In November I went under the knife for a bilateral salpingectomy, the removal of both of my fallopian tubes, at 24 years old. The procedure is permanent, irreversible and more than 99 percent effective in preventing pregnancy. Three months earlier on a muggy August day in Washington, D.C., I had walked into my gynecologist’s office to inquire about the procedure. I’d heard horror stories of doctors refusing to conduct the surgery on young, unmarried patients and expected similar disregard. However, I met with my surgeon within the week. She sat on a stool across from me and told me, “I’m not one of those paternalistic doctors. We’ll go through all the pros and cons so you can make an informed decision and whatever you decide is right for you, we’ll do.”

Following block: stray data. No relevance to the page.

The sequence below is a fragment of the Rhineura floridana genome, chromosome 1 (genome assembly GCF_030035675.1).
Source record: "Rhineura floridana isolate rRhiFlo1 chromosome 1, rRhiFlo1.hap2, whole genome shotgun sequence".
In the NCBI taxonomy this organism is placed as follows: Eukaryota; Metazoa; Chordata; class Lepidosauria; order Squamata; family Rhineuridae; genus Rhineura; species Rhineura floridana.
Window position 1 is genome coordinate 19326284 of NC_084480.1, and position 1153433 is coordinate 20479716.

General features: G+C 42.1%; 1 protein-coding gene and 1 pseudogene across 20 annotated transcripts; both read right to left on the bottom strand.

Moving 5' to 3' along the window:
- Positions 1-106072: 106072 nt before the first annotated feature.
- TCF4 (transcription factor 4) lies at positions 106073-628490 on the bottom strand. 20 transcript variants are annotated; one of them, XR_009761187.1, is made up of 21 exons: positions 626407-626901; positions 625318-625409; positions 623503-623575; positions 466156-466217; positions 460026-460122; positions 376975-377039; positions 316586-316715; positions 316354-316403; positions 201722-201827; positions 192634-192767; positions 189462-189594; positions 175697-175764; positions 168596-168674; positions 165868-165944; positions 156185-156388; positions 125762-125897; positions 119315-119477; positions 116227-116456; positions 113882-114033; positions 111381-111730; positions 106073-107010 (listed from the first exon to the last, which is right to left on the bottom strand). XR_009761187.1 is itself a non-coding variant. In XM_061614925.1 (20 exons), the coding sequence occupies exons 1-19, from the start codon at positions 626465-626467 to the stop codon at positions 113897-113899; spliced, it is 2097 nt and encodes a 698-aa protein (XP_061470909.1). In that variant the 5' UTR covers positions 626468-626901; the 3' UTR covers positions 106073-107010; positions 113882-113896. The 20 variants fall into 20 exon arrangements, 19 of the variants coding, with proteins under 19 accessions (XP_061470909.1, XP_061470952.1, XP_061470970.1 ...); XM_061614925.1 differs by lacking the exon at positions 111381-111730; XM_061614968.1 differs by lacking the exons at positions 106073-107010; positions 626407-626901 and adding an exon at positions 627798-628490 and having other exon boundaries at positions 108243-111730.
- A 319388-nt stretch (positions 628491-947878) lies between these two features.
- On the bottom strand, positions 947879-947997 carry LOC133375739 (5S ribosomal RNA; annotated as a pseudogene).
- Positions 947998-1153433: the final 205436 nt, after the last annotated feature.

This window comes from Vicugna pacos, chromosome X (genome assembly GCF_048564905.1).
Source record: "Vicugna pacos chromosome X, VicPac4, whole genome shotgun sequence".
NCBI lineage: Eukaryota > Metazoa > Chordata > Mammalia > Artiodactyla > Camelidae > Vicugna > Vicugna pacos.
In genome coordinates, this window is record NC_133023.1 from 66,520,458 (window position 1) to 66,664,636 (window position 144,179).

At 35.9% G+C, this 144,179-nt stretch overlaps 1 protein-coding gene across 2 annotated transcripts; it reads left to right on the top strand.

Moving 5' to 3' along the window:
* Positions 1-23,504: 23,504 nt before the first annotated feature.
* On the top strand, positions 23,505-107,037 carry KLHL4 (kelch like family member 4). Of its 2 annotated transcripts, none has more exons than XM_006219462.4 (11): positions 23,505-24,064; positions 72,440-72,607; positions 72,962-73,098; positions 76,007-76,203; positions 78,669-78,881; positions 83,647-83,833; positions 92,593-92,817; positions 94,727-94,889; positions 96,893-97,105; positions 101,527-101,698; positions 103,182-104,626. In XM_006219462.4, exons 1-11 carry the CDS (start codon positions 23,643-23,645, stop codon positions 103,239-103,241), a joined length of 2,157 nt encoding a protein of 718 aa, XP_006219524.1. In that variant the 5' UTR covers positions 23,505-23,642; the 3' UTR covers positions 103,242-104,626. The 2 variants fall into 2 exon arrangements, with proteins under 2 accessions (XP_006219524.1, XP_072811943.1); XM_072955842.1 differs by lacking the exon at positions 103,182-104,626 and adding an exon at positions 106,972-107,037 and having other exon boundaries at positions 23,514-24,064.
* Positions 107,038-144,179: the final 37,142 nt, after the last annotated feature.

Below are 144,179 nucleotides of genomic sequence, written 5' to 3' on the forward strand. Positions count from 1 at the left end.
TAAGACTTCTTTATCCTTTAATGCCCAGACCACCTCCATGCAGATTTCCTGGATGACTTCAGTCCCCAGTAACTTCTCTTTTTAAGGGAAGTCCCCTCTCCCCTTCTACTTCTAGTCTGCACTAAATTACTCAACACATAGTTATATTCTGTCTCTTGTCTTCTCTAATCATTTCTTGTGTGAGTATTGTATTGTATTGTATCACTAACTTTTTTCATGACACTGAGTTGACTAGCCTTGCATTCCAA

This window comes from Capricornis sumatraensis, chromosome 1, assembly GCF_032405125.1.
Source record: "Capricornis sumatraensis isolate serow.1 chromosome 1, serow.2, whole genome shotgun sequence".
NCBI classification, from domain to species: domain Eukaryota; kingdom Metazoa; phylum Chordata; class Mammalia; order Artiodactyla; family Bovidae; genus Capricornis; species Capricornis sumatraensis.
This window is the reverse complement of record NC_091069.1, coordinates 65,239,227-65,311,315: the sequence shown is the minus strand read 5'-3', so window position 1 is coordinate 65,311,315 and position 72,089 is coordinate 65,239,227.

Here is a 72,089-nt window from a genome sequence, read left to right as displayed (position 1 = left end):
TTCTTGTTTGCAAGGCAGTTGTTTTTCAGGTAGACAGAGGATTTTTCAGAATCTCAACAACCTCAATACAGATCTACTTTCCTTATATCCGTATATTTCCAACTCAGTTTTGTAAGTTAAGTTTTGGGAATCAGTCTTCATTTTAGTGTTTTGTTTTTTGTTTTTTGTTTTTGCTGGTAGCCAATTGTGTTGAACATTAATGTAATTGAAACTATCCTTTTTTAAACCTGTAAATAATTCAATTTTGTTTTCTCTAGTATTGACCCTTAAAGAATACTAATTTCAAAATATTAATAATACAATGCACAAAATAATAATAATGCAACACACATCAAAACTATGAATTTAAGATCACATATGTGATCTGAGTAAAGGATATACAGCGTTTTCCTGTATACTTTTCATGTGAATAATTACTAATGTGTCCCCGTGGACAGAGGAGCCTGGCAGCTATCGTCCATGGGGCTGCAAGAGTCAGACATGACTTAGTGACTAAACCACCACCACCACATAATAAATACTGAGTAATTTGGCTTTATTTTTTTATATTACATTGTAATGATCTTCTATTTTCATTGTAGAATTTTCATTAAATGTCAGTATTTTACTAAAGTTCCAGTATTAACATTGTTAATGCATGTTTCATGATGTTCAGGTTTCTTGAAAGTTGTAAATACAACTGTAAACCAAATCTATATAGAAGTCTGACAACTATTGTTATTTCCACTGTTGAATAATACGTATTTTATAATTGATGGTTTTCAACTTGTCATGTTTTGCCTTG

Everyone seeking access to reproductive health care deserves an affirming experience like mine. But the leaked Supreme Court opinion draft that would overturn Roe v. Wade, the landmark 1973 decision that established a constitutional right to abortion nationwide, and turn the decision back to states, could prevent conversations like this from happening.
There’s a tug-of-war between politicians who run on platforms to restrict access to reproductive health services and people who then respond by taking their health into their own hands.
Growing up in Indiana, where access to abortion and reproductive care is increasingly restricted, I saw firsthand how this basic right could be stripped away. In 2015, the GOP-controlled state House and Senate, and Mike Pence, who was the governor of Indiana at the time, faced national scrutiny for the Religious Freedom and Restoration Act, which is still in effect today. It was modeled after federal legislation cited in the Supreme Court decision that allowed Hobby Lobby and other corporations with religious objections to refuse insurance coverage for certain contraceptives.